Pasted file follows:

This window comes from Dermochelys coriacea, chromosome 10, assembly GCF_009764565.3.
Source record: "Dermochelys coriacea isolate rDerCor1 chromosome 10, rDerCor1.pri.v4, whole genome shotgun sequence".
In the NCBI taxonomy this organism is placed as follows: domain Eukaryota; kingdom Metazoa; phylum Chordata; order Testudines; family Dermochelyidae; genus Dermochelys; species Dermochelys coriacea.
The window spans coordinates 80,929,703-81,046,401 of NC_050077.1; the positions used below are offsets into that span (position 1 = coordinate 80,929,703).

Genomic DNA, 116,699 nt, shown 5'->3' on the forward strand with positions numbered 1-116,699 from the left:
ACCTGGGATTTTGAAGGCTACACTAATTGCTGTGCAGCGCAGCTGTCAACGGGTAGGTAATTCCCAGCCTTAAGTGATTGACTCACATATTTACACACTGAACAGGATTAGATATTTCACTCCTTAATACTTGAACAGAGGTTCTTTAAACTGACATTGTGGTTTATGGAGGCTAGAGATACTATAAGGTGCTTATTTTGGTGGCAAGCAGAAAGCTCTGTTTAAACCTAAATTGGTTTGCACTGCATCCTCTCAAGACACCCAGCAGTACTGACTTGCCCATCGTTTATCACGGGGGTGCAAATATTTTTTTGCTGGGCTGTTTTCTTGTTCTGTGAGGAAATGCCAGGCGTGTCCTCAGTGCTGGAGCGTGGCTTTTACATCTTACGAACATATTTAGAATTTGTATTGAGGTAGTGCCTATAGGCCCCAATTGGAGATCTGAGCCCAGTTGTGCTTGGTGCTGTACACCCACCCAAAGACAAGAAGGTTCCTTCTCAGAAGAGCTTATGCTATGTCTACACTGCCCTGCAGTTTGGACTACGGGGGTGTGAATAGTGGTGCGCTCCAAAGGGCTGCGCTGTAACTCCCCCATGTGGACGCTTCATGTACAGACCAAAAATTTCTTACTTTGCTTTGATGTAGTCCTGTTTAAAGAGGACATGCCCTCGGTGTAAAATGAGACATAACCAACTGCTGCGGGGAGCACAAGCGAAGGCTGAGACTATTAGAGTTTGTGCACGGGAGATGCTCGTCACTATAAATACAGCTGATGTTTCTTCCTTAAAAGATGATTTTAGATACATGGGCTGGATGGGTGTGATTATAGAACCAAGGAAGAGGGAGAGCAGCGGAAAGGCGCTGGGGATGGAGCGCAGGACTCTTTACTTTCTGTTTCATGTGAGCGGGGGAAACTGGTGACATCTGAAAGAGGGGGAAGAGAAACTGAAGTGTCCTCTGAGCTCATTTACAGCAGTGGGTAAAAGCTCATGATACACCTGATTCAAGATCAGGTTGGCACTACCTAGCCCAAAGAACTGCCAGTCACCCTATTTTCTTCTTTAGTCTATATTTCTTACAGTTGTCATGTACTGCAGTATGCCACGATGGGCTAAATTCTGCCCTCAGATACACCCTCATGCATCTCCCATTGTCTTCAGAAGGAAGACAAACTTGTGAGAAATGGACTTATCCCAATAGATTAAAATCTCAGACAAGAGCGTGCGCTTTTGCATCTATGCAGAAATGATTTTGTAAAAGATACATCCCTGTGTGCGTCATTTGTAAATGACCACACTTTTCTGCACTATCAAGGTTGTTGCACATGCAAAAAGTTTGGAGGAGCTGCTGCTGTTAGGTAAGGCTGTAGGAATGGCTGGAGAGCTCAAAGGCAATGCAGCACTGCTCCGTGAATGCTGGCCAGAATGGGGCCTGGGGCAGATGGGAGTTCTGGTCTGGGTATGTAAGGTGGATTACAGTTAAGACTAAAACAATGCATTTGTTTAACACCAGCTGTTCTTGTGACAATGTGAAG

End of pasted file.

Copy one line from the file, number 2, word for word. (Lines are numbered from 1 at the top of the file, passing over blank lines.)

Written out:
Source record: "Dermochelys coriacea isolate rDerCor1 chromosome 10, rDerCor1.pri.v4, whole genome shotgun sequence".